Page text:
Grade: B

 

Looking back at the “areas of need,” the Rams have quietly “filled” over half without making a single selection in April. Saffold is not only a Top 15 starting guard, but also provides depth at offensive tackle. Jo-Lonn Dunbar fills the void at the other outside linebacker spot. Greg Reid has the skill set, when healthy, to compete for the starting nickelback role, as well as potentially easing the pressure on Tavon Austin as a kick returner. Etienne Sabino, if nothing else, could be a valuable special teams player, and could very-well make the roster as a depth player at inside linebacker. Alex Carrington provides much needed depth on the interior of the defensive line, with the potential to eventually move into a starting role with some development. Lastly, Shaun Hill finally provides the Rams with a “proven,” veteran backup quarterback.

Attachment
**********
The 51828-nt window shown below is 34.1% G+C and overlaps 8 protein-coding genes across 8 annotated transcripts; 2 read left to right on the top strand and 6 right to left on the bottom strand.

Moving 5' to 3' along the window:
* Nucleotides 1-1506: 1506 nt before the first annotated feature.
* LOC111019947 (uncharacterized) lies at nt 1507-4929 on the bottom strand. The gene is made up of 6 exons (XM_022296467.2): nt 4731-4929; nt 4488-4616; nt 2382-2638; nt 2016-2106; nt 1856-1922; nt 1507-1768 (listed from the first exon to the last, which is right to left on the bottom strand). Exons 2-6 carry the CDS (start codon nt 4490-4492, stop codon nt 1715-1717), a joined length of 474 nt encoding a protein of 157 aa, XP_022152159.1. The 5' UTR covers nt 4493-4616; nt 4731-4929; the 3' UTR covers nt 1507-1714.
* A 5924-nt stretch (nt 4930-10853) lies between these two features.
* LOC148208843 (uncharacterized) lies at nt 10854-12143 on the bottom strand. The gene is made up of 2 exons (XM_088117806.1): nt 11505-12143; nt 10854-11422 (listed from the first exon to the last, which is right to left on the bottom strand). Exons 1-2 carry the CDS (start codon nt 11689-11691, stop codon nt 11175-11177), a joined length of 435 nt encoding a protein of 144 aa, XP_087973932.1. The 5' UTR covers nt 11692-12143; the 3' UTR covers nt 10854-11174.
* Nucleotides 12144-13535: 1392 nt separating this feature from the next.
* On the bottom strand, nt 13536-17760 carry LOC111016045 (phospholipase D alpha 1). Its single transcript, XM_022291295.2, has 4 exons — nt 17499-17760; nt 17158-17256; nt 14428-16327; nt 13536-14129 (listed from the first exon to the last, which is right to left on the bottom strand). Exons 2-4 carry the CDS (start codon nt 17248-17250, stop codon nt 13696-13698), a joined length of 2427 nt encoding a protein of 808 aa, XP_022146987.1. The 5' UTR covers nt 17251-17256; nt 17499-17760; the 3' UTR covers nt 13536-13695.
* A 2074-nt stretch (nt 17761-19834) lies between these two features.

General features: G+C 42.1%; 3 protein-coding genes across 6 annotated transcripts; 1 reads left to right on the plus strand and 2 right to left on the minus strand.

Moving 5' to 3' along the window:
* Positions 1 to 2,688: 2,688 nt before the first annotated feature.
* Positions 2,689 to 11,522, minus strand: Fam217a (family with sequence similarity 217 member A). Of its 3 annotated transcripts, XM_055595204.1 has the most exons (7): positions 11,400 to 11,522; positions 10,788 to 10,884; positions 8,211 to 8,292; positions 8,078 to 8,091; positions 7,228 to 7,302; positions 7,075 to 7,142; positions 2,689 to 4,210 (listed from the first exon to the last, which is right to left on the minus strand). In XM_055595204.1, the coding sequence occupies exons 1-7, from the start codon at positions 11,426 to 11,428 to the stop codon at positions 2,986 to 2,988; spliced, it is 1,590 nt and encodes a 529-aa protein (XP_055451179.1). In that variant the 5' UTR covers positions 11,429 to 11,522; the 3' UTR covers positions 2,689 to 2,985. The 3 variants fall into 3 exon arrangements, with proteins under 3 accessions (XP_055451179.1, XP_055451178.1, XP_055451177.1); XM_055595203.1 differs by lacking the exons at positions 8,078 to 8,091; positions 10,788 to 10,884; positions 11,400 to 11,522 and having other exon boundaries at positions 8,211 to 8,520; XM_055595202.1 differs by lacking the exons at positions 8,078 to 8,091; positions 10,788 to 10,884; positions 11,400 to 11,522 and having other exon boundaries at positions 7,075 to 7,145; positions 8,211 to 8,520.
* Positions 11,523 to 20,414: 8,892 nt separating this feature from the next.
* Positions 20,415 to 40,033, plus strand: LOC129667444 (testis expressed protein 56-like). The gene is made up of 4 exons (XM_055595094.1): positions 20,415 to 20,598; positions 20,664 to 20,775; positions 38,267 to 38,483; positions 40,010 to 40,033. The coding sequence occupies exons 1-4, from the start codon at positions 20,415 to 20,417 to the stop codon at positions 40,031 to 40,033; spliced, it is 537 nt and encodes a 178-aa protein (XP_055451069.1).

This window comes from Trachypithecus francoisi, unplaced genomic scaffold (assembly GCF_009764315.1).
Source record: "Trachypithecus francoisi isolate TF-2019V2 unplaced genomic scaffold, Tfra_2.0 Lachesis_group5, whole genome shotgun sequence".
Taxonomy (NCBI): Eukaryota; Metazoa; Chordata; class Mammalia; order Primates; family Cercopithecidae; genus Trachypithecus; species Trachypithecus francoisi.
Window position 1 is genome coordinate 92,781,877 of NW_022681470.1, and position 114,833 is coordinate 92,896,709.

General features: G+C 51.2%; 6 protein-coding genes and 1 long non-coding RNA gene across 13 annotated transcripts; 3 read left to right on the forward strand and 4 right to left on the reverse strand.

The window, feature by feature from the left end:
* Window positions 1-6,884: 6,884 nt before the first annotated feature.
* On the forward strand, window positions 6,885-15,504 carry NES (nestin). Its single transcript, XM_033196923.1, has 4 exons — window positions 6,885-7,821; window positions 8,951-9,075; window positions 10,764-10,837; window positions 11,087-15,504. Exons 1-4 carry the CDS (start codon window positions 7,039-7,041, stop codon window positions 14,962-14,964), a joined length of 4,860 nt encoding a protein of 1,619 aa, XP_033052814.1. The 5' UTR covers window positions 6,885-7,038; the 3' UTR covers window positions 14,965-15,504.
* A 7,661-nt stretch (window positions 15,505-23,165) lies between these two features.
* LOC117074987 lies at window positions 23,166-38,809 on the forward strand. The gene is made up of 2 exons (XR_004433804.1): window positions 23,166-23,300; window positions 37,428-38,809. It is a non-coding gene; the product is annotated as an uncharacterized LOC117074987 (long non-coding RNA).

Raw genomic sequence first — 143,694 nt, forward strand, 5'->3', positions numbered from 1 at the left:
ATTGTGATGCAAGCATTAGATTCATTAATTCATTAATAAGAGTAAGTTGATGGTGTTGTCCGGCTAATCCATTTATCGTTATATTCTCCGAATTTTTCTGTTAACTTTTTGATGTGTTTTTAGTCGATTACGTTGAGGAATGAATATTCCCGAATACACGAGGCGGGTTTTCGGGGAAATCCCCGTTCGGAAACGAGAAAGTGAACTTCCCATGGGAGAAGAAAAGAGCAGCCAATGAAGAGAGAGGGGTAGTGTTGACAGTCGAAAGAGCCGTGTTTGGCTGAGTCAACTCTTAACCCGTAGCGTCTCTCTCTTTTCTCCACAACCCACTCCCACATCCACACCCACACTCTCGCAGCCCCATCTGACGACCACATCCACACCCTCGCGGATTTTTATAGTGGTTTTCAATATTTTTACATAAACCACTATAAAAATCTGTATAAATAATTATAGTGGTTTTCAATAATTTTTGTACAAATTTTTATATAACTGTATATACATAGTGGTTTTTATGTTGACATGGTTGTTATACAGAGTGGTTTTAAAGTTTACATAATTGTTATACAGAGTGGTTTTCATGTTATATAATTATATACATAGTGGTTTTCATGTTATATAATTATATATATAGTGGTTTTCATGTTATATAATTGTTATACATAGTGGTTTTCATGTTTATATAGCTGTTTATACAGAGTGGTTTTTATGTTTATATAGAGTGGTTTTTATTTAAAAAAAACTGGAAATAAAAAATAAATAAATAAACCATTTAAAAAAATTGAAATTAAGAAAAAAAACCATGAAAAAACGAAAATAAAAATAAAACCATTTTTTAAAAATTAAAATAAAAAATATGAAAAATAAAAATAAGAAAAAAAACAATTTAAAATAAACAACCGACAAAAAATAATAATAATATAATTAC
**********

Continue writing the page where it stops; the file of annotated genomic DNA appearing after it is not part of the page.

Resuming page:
Overall, we’d give the St. Louis Rams a solid, way-too-early B+ grade for their offseason thus far. They have quietly signed a number of quality players to fill vital roles, all while avoiding “breaking the bank” on any single free agent. In fact, at this point, all six signing will likely count less than $9 million combined against the Rams’ salary cap in 2014, an impressive feat given some of the ridiculously large contracts that were handed out this offseason. With Kenny Britt still on the radar and the entire 2014 NFL Draft class yet to be selected, that B+ grade is clearly a bit pre-mature. However, the Rams have certainly started off on the right track.

How would you grade the St. Louis Rams so far this offseason?